S L RS O Aour _m
WELSH, CALCASIEU PARISH, LOUISIANA, APRIL 1, 1910. NUBER
IoLUME X.-;-~--5---___ _ ~~~~_~__
USINSS SECTION OF WELSH DESTROYED BY FitE SUNA
Greater Part of Six Blocks in Busi=
ness Section Burned.
Property Loss Approximates $250,ooo, Partly In
sured.--Work of Rebuilding Already
A greater Chicago arose from the
ruins of a great conflagration, a newI
San Francisco was builded upon the
ruins of the greatest calamity of its
history, and a new and better and
bigger Welsh has already been start
ed upon the ruins left by the terrible
conflagration of Sunday morning.
This is the belief of a body of deter
mined American citizens and business
men, and such a hope in the hearts of
such people, has never yet been known
to yield the fruits of failure.
The great tire that swept our pro
gressive little city Sunday morning,
was unexpected only in point of time,
as it has long been forseen that such
a calamity must come sooner or later,
under existing circumstances.
The fire had its origin about 1:30 a.
in., in the Signal Hotel, supposedly in
one of the sleeping rooms, or in a ball
over the pool hall. The cause is also
problematic, but is supposed to have
been caused by an exploding lamp, as
there had been no fire in that section
of the building for days. When dis
covered, the flames had gained con
siderable headway, and owing to the
inflamability of the material, spread
with great rapidity, so that it was
barely possible to arrouse the fifty or
more sleepers in the hotel in time for
them to escape, even in their night
clothes, as some of them had to do.
An alarm was sounded and within
an incredible short time, hundreds of
men and women were present, lending
their assistance toward checking the
spread of the flames. The night was
calm, with but the slightest possible
breeze blowing from the southwest.
In an incredibly short time the fire
had enveloped the entire structure of
the Signal Hotel, and jumped across
the intervening space to the Southern
Mercantile company's buildings to the
east,which were soon a mass of flames
At about the same time the large dry
goods store of Martin Bros. & Co.,
across the street to the west of toe ho
tel, caught fire and was rapidly con
verted into a seething mass or dames.
Strenuous efforts had been exerted to
save each of these buildings, but to
no avail, as the intensity of the heat
counterbalanced anything that could
be done to arrest the progress of the
fire. Meanwhile the utmost efforts
were being put forth to Keep the fire
rom spreading to the south half of
the block in which it had originated,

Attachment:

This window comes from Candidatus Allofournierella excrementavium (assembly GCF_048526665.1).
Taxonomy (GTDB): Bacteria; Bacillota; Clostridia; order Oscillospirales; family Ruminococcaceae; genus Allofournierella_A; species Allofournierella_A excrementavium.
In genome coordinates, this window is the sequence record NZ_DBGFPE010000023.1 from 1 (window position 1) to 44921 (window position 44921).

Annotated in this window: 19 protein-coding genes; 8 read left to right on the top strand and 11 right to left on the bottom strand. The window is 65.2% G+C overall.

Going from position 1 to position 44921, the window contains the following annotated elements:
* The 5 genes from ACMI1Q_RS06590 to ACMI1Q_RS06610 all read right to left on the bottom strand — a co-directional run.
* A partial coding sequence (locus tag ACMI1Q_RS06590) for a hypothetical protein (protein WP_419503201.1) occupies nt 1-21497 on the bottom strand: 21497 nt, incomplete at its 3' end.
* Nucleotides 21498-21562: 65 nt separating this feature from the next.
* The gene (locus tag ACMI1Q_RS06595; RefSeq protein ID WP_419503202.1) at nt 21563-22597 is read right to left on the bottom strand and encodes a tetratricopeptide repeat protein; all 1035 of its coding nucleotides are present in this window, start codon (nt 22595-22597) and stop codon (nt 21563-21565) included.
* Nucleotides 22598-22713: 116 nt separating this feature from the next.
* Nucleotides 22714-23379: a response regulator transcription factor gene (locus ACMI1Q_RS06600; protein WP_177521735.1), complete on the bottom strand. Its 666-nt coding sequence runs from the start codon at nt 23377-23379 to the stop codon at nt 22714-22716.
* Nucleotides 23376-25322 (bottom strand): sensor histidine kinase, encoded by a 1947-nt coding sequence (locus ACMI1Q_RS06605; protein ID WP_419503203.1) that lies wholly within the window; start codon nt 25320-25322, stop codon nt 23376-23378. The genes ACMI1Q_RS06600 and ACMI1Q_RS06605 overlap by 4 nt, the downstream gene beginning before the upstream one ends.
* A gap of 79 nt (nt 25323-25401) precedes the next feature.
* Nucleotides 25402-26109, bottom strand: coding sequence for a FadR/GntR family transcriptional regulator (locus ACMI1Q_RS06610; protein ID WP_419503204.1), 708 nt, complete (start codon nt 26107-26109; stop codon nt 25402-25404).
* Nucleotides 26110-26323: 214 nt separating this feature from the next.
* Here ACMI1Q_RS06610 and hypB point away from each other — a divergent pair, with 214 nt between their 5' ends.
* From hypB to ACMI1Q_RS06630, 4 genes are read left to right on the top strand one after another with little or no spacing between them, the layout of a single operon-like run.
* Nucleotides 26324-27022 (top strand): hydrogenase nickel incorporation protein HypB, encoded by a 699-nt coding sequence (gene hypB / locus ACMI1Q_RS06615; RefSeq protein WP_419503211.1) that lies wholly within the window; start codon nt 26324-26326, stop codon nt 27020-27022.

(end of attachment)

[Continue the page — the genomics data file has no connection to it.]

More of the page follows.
and by %lmost superhuman endurance
on the-part of the fighters, who fought
with wet blankets and with a bucket
line, the fire was kept from Jones
Brothers' feed store, which was just
south of the point of origin, and was
also a key to the business buildings,
both on the north and south side of
South street. This point had no more
than been made secure, when the
flames, gradually eating their way
south through Martin's store and the
Welsh Jewelry store, which adjoined
it on the south, and Barbee's grocery
which was on the west, two more plao
es became points of vital interest in
the saving of a remnant of the town:
the Welsh Furniture Store on the
south, which was the key to all the
buildings in the south half of that
block, and also those in the block in
which the Journal office is situated,
and the Crescent Drug Store on the
west, which was the key to everything
in the west part of the business section,
including the Imperial hotel and the
Morse hardware store. By the great
est heroism these two places were
saved, and with them the territory of
which they were the keys.
The water supply in these cases was
better than in the previous ones, as a
hose attached to a hydrant in front of
the VanNess machine Shop, gave a
good pressure of water, without which
the remainder of the town could not
have been saved. Similar assistance
was furnished by ahose running from
a hydrant at the Imperial Hotel,
which, although furnishing but a
small stream, was of inestimable val
ue in saving the situation,
While the work of saving the south
side was occupying the minds of the
people, but little thought was glyen to
the north side, which was supposed to
be safe, as there was a distance of
about three hundred feet intervening
between the burning buildings and
thenearest exposure on the north.
Despite this, and the fact that there
was scarcely a perceptable breeze
blowing, the flames leaped this dist
ance from the Martin building to the
old Newman building, occupied by
the Lavne & Bowler Co. offices, and
before the necessary assistance ar
rived, the fire on the north side of the
track, was beyond any chance of con
The bmldings in this block were all
frame structures, most of them being
two stories, and were like tinder in
Little effort was made to save this
section of the city, as there was no
water available and this entire block,
with the single exception of the A. E.
Bourgeois' residence on the northwest
corner of the block, was reduced to
ashes. This one house was saved, as
was the depot, by the heroic efforts of
I the railroad ecuployees, who attached
hose and pipe to the S. P. pump and
secured a good supply of water, From
this block the fire spread to the Eu
reka Hotel, on the next block north,
whih w.r soon consumed, together
the west of it.
Shortly after the Layne & Bowler
offices were in flames, the fire was
communicated to Dautel's livery barn